• too-consistent symptoms. on the other hand, we all have access to wikipedia and webmd, so if a person's list of symptoms conforms exactly to the ones that are given on popular websites, that's surprising as well. [malingerers in particular are known to be much too precise and detailed in their evaluation of symptoms.]
  • adapting or adopting symptoms to suit a diagnosis. i'm guessing that's pretty clear.
  • failure to show any improvement. neither malingerers nor those with factitious disorders want to get better. malingerers may show improvement if it suits their needs ["i was legally insane when i committed that crime, but i'm fine now!"], but a person with a factitious disorder will not only refuse to admit improvement, but will go to some lengths [such as skipping medication or engaging in activity they've been advised can be harmful to their condition] in order to keep up their story. 
  • sudden onset of symptoms. a tricky area, because there are lots of people who have a mental disorder, but who only come to realise it, much less talk about it, after a long time. nonetheless, there should be some evidence of symptoms being present well before diagnosis. 

the key driving factor with malingerers is tangible gain. there is a reason why they are behaving in a certain way, and the reason is usually pretty obvious.

factitious disorders are also characterised by a dramatic, but inconsistent, medical history. these people can seem like the unluckiest people in the world, because they've had kidney stones, bone cancer, and heart problems in the last two years. when one diagnosis doesn't "work out", they move on to get another, or their symptoms shift in order to point doctors in another direction. in fact, it's fairly common for people with this disorder [or from this spectrum of disorders, since there's a considerable range] to have switched doctors often, even going to see doctors in other cities in order to avoid "detection".

the above paragraph can make people with factitious disorders seem quite devious, and there is a certain element of that, but it's important to keep in mind that these people are really sick, just not in the way[s] that they think they are. even between factitious disorder and malingering, there's room for confusion. some will act to gain advantages most people would find unworthy, and can make themselves quite miserable in the process. that sort of person can fall on either side of the "line", or shift from one side to the other.

so what to do if you suspect someone is malingering or has a factitious disorder? well, for starters, remember that identifying mental disorders is always tricky business. it's not like cancer or hiv, where there's a diagnostic test [yet], so, just as doctors fear they could be wrong, so should you. straight up confrontation a recipe for disaster more often than not and, in the case of a belligerent malingerer, could possibly put you in danger yourself.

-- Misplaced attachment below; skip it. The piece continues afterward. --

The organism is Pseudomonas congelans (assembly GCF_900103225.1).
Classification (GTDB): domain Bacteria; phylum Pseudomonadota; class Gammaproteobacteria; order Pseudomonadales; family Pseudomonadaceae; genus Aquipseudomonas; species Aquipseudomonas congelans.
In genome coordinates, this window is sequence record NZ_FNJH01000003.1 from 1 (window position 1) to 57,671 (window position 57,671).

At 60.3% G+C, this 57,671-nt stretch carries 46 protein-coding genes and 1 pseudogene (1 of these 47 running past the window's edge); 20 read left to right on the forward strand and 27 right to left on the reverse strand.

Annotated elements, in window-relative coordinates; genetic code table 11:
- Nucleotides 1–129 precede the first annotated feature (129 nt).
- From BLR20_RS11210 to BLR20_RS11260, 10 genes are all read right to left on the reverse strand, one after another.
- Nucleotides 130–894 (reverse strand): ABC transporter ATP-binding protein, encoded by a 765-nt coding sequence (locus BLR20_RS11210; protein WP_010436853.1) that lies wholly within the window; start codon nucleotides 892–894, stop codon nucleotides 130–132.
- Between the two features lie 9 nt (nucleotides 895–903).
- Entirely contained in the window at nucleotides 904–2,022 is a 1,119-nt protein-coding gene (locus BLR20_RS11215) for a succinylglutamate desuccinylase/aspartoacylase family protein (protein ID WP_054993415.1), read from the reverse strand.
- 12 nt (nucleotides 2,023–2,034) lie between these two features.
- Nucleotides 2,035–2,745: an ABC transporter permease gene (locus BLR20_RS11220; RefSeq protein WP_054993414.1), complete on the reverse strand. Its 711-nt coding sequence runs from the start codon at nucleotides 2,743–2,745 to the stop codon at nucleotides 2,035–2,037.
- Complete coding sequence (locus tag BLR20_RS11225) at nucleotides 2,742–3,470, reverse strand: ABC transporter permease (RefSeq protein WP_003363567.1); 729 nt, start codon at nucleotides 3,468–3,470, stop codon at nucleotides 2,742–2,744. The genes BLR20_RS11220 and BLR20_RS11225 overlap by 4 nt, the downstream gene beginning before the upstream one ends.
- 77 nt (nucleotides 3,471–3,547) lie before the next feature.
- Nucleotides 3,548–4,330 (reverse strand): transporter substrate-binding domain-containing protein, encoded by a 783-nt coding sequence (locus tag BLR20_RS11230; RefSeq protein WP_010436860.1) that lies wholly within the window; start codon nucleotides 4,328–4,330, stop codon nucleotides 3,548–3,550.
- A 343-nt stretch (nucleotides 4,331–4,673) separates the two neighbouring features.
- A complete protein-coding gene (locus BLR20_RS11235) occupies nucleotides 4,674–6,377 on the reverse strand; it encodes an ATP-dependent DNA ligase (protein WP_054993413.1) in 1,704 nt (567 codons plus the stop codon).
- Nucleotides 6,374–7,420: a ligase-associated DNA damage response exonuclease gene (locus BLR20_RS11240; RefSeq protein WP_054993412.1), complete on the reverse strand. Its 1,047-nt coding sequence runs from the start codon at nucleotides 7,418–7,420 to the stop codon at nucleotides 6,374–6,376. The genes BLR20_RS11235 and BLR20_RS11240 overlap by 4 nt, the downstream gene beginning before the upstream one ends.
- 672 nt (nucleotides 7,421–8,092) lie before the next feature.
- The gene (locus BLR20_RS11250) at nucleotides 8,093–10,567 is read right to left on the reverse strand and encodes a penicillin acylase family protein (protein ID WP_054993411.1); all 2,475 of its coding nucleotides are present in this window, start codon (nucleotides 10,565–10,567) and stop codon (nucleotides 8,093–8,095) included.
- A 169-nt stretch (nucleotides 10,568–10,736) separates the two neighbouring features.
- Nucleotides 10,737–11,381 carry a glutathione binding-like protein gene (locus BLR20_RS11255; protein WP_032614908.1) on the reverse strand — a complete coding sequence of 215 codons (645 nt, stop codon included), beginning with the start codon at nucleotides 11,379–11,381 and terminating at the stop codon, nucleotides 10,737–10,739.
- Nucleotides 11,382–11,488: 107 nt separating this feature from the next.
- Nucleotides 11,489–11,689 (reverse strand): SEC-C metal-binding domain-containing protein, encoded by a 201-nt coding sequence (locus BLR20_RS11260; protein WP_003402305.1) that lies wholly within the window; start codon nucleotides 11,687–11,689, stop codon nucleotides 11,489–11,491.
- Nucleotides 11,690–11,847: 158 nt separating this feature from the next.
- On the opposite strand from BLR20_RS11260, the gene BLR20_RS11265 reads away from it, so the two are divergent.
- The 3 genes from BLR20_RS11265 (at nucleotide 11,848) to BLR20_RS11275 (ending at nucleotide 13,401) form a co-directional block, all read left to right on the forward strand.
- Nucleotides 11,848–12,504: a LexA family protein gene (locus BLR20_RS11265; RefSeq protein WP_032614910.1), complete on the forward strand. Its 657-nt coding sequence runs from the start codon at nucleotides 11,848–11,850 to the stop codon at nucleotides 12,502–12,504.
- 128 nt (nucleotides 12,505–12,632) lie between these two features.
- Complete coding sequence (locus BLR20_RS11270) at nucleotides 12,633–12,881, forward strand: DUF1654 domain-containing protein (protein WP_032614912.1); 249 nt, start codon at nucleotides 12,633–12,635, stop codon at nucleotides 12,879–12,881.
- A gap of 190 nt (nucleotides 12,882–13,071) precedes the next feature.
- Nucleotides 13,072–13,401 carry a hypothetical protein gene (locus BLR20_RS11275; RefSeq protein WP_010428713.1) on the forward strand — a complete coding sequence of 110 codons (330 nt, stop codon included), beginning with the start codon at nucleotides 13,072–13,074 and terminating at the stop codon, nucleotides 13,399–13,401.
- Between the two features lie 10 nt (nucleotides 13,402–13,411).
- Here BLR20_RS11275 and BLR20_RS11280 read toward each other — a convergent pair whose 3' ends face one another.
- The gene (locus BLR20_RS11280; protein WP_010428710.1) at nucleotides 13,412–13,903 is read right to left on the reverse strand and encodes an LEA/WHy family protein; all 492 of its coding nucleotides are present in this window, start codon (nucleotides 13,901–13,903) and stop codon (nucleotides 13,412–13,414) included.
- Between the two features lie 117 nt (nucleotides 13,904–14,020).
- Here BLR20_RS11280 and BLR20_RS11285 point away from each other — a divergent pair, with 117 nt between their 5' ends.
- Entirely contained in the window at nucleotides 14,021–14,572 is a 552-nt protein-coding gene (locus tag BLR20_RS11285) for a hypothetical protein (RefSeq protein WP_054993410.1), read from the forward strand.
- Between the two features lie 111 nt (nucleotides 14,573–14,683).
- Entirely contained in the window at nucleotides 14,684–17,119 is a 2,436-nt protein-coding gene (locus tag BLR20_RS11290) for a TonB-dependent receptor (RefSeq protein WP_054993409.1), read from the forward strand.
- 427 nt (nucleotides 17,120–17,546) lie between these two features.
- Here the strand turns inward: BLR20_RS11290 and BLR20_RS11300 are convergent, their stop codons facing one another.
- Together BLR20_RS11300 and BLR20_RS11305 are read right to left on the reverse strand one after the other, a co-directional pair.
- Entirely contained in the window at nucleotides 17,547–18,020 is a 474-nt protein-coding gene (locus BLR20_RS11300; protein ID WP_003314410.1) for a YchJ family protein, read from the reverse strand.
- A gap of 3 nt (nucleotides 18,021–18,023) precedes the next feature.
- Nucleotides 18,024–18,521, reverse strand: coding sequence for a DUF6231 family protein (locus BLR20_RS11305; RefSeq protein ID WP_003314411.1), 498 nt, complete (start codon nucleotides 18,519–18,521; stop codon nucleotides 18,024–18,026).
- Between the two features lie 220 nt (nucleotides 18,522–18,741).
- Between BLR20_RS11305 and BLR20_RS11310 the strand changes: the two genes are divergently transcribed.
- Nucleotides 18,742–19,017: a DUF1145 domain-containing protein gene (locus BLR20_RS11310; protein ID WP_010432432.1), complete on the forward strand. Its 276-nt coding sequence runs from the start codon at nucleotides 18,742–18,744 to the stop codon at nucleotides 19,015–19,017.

in the case of malingering, keep in mind that the problem may well resolve itself over time. insurance companies are aggressive about weeding out such cases, and even public health care plans require significant clinical evidence and regular updates in cases of disabilities claimed for mental health. legal defenses of insanity in the united states have a success rate of under 1%, which, given the prevalence of serious mental illness in the general population, is not too high, but alarmingly low.

if you suspect someone you care about is suffering from a factitious disorder, assuming you don't mind engaging in a little deception, your best course might be to try to talk to their doctor[s] about your concerns. be prepared for the fact that the doctor may not agree with you; just as you see things the doctor doesn't, the doctor sees things you don't. no matter how confident you are, there are parts of the story you don't possess and parts of the path to a cure that you might not be aware of.

none of this makes you any less of an arsehead if your first inclination to someone telling you they have a mental illness is to say that it's not real, that they're playing it up, or that it's not that serious. take the time yourself to look at what the illness is, how it's dealt with, what the prognosis is, and what the best things you can do as a non-professional observer are. if you still think that there's reason to be suspicious, think about it and study it some more, then talk to someone who knows more about it than you do. 

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dreamspeak